IF you want to attract someone’s attention not much beats whipping your kit off and standing there in the altogether. Especially if you shout at the top of your voice at the same time. It is a method of protest thankfully not yet employed by the current wave of anti-oil agitators, but maybe time will tell.

It was, however, once a tool in the box of a fledging religious movement, whose members would never dream of doing such a thing today – I presume. But in the years following the English Civil War, when Quakers were trying to get established, it was a different story.

The faith group had been founded by George Fox and Margaret Fell in Lancashire in the mid-1650s and almost immediately made its way to Worcestershire.

It was first recorded in Worcester in 1655 when members were sent to prison for interrupting services. In fact speaking to the priest was a form of Quaker witness, although not appreciated by other members of the congregation.

But it went a bit further than that. Richard Baxter, the Kidderminster Puritan minister, wrote that Quakers at the time walked “naked through the streets as a Prophetical act” and entered churches during services to “shout abusively up the aisles, calling the ministers deceivers, hirelings and liars”.

In 1657 in Worcester, Thomas Allington went “into one of the places of Publik worship where he stood still and spake not a Word and was taken out and set in the stocks”.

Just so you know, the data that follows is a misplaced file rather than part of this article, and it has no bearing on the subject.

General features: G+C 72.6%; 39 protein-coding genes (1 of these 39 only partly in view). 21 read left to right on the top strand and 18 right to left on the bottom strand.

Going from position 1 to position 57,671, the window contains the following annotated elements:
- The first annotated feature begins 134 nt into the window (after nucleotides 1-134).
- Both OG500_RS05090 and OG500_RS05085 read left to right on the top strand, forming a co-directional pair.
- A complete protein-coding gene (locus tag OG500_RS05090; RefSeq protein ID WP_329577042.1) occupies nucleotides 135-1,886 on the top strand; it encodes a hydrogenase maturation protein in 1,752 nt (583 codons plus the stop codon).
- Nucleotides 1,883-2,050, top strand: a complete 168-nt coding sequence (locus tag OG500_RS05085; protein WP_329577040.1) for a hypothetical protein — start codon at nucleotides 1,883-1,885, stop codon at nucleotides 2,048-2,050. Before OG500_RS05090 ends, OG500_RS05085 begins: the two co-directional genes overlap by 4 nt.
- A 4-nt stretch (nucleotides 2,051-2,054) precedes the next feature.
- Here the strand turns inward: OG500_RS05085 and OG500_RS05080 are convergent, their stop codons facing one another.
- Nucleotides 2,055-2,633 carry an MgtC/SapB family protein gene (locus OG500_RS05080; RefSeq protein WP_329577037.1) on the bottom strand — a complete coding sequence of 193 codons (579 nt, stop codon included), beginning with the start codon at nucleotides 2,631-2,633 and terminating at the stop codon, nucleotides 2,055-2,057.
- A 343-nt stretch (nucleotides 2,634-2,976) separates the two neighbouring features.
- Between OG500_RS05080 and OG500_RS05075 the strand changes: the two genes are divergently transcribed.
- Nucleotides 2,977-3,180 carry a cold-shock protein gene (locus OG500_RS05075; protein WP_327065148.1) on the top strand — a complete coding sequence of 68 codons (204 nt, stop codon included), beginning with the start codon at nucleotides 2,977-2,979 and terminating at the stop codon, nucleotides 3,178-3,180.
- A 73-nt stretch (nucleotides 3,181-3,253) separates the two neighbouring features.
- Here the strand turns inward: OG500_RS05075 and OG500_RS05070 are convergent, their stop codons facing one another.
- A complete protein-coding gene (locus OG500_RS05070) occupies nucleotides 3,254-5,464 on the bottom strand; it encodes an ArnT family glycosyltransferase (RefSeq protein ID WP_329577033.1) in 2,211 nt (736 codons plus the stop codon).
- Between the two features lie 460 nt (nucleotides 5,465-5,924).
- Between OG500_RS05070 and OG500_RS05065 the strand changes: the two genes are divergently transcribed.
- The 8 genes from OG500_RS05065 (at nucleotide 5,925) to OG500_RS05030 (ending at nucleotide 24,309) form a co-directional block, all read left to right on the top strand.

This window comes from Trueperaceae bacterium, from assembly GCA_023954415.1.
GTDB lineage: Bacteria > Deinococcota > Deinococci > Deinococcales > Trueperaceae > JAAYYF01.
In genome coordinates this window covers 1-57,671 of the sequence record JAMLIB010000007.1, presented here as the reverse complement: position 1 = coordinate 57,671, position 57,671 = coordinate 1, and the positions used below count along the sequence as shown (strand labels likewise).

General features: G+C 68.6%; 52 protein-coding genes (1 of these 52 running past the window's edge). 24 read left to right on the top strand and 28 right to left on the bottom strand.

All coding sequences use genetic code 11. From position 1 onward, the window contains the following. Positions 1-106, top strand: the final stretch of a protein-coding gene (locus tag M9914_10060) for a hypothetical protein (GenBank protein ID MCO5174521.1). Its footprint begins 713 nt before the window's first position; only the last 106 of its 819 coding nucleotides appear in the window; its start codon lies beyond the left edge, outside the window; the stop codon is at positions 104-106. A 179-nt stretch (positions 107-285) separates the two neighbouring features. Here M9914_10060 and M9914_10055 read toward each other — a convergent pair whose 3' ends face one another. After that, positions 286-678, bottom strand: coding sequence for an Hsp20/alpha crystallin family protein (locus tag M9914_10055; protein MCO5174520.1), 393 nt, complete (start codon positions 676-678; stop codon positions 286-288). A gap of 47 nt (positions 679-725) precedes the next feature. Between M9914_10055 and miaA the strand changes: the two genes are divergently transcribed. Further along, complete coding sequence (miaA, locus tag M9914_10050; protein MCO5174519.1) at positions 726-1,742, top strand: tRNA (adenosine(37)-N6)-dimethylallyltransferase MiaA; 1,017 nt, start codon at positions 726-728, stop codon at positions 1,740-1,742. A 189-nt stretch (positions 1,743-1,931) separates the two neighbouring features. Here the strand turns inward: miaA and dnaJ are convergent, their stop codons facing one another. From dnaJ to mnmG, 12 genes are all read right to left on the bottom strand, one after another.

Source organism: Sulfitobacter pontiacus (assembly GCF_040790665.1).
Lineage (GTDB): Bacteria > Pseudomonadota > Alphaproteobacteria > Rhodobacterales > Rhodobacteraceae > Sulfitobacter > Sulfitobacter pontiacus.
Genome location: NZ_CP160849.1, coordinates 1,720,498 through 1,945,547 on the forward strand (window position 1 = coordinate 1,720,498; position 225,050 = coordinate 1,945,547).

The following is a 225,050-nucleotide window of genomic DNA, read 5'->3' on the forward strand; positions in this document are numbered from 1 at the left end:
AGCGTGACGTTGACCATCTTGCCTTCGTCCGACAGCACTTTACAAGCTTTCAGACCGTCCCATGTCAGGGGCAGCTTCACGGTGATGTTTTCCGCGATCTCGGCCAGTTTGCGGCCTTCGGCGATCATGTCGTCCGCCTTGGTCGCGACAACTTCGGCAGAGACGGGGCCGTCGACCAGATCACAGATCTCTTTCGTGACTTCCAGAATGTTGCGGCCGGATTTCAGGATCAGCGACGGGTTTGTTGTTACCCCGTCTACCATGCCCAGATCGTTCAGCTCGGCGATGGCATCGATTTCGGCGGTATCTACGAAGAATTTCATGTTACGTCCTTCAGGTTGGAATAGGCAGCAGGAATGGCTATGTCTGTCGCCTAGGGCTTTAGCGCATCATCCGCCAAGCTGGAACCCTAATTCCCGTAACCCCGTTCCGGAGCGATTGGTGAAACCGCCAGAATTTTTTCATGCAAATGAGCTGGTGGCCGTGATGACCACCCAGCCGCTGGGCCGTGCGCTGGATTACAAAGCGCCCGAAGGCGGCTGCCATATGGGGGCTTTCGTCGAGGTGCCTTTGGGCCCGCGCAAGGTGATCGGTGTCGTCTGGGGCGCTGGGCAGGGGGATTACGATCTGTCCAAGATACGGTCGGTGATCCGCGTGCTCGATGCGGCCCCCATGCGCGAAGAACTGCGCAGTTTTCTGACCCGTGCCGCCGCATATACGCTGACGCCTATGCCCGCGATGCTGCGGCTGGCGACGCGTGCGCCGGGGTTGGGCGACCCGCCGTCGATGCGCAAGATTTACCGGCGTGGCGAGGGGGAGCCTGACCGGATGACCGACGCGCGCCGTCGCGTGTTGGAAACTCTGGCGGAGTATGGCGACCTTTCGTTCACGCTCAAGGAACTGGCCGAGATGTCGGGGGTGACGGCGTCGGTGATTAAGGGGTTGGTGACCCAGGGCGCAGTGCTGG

Meanwhile Edward Bourn, a physician and mainstay of Worcester Quakers, was imprisoned for thirteen weeks for “exhorting the People in the College (otherwise the Cathedral) to Fear the Lord and repent”.

The aforesaid George Fox, a Quaker founder, was also imprisoned in Worcester. In 1673 he was incarcerated in the Castle jail for fourteen months and it was there he wrote his famous journal.

Fox was eventually taken to London where his sentence was quashed. His journey was the first recorded instance of stagecoach travel through Worcestershire and it lasted four days. Not even a coach drivers strike on either.

But by the 18th century, and being accepted as an established presence, Quakers tempered their ways and became gentle people of plain speech and sober dress. Indeed in Worcester they were the leaders of almost every reform that benefitted their fellow men: the abolition of slavery, prison reform, provision of soup kitchens, improvements in housing and working conditions and universal education.

However they did not lose their inner steel and when Elizabeth Fry, a leading Quaker and prison reformer, visited Worcester in 1824 she went to both the city and county jails and “addressed the prisoners in plain and forcible language” about mending their ways. Although at least she didn’t take her clothes off.